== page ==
The Girls Guides of Canada has a new leader, and is also showing off a brand new uniform for girls aged five to 18.
Sharron Callahan of Newfoundlane and Labrador is the new and recently installed Chief Commissioner of the Girl Guides of Canada
She has been involved with Canadian Guiding from her own childhood first as a brownie, then later in life in a variety of leadership roles.
To talk about the new uniforms and modern additions to the focus of guiding, RCI's Marc Montgomery spoke to Chief Commissioner Callahan earlier this week
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Ungava Canadian Premium Gin was honoured with “Best in Show” at the recent World Spirits Competition held in Austria. Last summer it took home two “Excellent” scores from New York City at the Ultimate Cocktail Challenge.
The stand-out yellow liquid, in the bottle with the Inuktitut writing on it, is growing in popularity and developing a new generation of gin drinkers around the world.
The idea began in Quebec’s Eastern Townships, with the proprietors of Domaine Pinnacle. The ice-cider producers had moved into beverages using local maple syrup, and then they began thinking about gin.
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This week marks an important national anniversary for Canada. On February 15th, 1965, the first distinctly Canada official national flag was raised in the cold air on Parliament Hill, in the national capital, Ottawa.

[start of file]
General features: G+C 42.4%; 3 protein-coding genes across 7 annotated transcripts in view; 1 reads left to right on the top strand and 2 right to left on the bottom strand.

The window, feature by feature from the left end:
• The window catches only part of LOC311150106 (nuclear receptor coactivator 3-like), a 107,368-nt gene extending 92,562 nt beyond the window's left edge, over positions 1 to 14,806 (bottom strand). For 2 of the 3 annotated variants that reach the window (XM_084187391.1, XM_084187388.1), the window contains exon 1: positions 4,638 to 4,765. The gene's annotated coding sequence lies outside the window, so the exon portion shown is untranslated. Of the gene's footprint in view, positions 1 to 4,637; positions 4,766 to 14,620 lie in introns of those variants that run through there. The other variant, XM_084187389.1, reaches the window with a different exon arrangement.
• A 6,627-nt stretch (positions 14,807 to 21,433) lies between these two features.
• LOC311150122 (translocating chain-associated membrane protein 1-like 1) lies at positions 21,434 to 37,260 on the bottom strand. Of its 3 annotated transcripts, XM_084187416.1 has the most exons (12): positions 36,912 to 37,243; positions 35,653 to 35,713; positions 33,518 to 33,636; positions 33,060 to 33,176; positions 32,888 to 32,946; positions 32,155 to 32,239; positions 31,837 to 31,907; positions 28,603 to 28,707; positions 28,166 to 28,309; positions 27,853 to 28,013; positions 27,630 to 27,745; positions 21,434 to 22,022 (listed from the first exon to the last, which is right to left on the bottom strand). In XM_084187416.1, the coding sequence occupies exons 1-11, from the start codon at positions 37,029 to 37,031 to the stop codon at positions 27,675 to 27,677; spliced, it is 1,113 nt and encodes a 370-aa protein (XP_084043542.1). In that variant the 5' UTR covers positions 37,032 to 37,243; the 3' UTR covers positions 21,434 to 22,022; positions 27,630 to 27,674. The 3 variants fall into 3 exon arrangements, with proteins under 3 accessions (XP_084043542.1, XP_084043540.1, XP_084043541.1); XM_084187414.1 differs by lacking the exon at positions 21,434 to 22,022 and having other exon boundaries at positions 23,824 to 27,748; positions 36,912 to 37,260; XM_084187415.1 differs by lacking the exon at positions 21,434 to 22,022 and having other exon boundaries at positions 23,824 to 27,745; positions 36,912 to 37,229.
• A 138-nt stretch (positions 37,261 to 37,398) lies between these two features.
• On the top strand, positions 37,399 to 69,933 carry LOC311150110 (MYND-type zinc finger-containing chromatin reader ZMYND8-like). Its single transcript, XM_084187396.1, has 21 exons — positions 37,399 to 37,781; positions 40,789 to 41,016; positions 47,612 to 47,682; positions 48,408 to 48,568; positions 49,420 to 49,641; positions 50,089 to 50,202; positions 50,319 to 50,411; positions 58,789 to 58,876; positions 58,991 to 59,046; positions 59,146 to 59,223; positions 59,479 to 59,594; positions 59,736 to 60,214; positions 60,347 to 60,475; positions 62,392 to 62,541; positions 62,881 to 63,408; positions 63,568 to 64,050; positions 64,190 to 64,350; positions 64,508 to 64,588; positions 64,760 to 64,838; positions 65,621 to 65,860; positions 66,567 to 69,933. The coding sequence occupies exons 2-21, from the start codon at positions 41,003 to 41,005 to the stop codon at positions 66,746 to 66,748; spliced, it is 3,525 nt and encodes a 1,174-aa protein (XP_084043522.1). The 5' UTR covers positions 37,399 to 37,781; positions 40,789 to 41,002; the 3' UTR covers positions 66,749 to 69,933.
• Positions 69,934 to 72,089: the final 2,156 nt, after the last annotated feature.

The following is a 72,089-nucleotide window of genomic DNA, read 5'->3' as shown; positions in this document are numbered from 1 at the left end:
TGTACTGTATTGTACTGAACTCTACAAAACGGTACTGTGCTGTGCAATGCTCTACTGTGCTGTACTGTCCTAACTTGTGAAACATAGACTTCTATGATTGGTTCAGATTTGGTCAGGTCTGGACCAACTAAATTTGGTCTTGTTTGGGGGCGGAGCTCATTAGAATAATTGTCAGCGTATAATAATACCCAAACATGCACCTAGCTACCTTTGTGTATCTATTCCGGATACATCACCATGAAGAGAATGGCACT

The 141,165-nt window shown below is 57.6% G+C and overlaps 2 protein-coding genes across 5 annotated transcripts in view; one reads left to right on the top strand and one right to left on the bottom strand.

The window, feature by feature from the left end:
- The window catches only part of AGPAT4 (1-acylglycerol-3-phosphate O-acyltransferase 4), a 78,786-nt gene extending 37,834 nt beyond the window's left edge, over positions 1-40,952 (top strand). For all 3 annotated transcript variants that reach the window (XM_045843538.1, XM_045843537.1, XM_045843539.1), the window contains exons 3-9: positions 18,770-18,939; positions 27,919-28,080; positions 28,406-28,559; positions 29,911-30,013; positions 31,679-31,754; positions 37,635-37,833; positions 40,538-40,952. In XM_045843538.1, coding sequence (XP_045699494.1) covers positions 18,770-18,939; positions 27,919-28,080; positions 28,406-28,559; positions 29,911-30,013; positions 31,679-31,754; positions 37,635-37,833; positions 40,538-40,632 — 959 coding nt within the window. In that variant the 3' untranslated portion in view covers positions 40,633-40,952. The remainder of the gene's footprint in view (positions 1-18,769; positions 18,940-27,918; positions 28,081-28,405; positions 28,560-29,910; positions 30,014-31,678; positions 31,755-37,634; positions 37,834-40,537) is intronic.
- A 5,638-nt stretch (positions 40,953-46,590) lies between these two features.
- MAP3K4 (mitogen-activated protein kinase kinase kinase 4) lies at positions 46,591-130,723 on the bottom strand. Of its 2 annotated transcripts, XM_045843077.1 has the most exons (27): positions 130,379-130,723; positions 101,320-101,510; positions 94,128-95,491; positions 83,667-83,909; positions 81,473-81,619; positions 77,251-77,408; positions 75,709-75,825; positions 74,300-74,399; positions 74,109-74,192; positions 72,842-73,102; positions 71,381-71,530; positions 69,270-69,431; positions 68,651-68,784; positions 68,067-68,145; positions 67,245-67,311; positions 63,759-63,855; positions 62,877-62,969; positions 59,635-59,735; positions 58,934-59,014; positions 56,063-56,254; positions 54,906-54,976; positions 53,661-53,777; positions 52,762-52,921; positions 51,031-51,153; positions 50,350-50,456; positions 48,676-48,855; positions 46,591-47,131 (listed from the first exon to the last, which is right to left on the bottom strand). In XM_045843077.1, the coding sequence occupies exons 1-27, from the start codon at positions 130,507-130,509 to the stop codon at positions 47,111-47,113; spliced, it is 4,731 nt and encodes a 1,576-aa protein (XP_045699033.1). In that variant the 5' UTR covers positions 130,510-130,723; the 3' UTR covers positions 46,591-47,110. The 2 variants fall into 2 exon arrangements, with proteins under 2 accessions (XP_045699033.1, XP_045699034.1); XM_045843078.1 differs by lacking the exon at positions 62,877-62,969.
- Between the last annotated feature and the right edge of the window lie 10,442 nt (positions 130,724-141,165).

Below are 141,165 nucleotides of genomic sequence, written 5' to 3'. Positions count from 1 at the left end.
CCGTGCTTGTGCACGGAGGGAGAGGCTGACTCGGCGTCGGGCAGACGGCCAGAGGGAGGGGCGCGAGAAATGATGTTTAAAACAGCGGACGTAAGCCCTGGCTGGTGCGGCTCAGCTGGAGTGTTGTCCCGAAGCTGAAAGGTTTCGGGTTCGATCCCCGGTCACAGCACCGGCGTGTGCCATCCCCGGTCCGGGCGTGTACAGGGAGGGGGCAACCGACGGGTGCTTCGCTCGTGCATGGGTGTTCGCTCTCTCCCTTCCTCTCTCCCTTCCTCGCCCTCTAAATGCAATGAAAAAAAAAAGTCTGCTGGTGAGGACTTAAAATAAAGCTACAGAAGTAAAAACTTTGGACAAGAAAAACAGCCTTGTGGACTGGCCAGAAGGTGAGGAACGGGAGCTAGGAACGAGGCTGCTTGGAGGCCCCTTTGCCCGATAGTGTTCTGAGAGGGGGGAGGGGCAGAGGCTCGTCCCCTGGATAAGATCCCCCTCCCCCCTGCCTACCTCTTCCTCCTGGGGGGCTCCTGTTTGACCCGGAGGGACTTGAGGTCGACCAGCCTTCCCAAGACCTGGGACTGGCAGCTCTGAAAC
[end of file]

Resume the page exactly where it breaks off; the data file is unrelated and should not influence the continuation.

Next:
The idea was first proposed, to unappreciative even hostile reception, in the late 1950's. Remaining fairly quiet at first, the debate began to heat up as the 1960's progressed. The final design came after a long and often extremely bitter national debate on the political scene between the Liberal Prime Minister, Lester Pearson, seeking a new distinctly Canadian flag, and the Conservative opposition leader John Diefenbaker who staunchly supported the old Canadian Red Ensign of British Naval heritage.
At the same time, the debate was also raging across all of Canada, and it too was at times very bitter, and yet it was an extremely exciting debate about creating a distinctly Canadian symbol, and to have it in time for Canada’s centennial year, when Canada would host the world at the international world fair, Expo 67.
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The English Montreal School Board is saying good-bye to a trove of art treasures collected over the years. Formerly known as the Protestant School Board of Greater Montreal, it was often the recipient of gifts and donations of art in the past. As far back as the 1930’s, it was not uncommon for parents, alumni, or indeed artists themselves to honour schools with gifts of art.
Then in the 1960’s, Anne Savage, a well-known painter herself and teacher at Montreal’s Baron Byng High School, helped acquire more works and donated some of her own pieces when she became curator of the collection. Many of the paintings were hung in schools and on display in the Board’s head office in Montreal The PSBGM Cultural Heritage Foundation was the non-profit group established to oversee the collection.
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In Canada lawyers are often the butt of jokes. They are painted as aggressive, greedy and manipulative. But some lawyers are fed up and in the central province of Ontario the bar association will launch a publicity campaign to try to improve their image.
“Why I went to law school” is the slogan for the campaign. Lawyers explain the noble reasons why they decided to get into the legal profession. Some of the stories will be packaged by an ad agency and put on radio, in print and on the internet.
All lawyers from Ontario will be encouraged to go on line and explain the ways they have contributed to society and then spread the word. RCI’s Lynn Desjardins reports.
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